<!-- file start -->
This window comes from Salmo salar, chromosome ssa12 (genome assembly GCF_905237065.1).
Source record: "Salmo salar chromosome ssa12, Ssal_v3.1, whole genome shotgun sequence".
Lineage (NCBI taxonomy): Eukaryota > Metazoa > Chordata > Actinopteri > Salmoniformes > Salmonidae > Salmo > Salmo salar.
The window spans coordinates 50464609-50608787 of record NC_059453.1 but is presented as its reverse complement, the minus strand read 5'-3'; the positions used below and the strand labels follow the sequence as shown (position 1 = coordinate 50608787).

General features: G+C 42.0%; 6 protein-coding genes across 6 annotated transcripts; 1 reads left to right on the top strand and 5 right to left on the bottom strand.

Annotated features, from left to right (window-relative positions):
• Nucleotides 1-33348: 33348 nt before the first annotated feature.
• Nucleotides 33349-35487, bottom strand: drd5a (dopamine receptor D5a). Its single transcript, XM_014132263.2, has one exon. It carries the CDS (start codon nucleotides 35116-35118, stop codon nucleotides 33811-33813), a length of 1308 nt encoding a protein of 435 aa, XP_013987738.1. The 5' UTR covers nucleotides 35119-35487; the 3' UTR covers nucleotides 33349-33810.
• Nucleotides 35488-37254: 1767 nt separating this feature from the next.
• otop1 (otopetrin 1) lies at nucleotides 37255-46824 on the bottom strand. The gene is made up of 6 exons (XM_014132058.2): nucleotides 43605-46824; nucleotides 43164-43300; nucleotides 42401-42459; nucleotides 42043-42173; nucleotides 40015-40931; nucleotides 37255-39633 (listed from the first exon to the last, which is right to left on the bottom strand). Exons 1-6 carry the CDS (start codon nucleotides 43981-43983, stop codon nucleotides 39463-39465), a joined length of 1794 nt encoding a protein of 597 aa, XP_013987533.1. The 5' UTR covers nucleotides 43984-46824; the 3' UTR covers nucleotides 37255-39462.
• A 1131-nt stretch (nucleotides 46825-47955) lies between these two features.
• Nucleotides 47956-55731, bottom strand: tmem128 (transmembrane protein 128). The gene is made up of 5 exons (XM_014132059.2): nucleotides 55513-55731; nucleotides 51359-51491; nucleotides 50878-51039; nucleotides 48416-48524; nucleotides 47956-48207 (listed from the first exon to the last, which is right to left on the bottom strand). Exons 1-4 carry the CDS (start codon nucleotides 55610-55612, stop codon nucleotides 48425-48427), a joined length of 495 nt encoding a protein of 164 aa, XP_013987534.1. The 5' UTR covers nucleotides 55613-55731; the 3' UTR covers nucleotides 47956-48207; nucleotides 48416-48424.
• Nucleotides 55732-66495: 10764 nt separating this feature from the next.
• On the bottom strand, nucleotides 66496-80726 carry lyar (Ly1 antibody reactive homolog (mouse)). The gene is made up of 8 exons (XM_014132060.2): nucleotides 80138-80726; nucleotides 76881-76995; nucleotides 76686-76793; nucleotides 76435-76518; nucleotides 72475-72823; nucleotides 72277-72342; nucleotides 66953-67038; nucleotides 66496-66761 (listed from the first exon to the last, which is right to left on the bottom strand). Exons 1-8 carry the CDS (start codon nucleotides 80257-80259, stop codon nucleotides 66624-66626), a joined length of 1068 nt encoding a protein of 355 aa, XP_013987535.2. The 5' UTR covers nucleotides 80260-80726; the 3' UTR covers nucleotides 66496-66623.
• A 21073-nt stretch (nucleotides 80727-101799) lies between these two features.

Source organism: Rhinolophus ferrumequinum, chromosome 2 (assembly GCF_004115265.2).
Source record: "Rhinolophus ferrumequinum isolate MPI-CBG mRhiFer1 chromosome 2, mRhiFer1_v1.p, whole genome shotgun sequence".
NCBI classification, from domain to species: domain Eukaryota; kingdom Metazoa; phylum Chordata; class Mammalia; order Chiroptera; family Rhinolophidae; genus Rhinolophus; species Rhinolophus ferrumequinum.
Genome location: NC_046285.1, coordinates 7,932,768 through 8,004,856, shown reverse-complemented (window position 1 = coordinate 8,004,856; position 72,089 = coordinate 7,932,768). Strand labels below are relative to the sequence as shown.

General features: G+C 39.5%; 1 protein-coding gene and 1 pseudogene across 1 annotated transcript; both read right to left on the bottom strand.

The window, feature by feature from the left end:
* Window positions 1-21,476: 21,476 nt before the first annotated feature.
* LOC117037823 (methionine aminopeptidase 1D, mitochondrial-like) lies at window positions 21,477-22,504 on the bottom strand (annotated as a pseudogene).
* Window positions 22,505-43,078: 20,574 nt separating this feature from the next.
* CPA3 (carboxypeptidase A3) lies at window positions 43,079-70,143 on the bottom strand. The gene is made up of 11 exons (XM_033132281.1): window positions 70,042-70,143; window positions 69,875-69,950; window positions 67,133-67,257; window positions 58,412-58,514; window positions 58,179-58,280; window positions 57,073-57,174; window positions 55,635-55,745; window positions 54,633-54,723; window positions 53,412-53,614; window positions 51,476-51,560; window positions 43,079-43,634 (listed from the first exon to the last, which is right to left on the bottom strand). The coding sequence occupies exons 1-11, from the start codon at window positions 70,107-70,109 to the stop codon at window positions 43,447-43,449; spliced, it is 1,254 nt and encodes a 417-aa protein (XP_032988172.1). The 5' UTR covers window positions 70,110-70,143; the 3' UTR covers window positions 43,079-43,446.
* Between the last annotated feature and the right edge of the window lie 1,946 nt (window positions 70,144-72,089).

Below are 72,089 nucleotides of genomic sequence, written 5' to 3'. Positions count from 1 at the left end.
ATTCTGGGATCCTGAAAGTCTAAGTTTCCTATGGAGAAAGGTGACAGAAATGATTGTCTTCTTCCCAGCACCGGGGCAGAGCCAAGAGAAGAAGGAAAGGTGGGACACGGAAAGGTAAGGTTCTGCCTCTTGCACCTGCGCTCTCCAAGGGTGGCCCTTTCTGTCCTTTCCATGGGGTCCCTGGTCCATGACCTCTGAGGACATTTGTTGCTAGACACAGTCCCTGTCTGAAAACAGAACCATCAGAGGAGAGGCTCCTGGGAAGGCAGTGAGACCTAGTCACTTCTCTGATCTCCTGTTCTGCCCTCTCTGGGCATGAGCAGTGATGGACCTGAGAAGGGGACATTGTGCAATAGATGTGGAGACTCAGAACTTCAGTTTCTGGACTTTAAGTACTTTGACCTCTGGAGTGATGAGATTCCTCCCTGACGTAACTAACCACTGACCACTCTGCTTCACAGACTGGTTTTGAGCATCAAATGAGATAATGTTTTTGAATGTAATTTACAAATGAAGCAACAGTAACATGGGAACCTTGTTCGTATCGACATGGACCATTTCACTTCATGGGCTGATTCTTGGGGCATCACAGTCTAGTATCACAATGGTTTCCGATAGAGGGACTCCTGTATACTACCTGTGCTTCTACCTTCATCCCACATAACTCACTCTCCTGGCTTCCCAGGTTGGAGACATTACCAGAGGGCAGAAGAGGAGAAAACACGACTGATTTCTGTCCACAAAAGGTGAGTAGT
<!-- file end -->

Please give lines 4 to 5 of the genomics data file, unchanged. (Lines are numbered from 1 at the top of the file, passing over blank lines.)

The window spans coordinates 50464609-50608787 of record NC_059453.1 but is presented as its reverse complement, the minus strand read 5'-3'; the positions used below and the strand labels follow the sequence as shown (position 1 = coordinate 50608787).

General features: G+C 42.0%; 6 protein-coding genes across 6 annotated transcripts; 1 reads left to right on the top strand and 5 right to left on the bottom strand.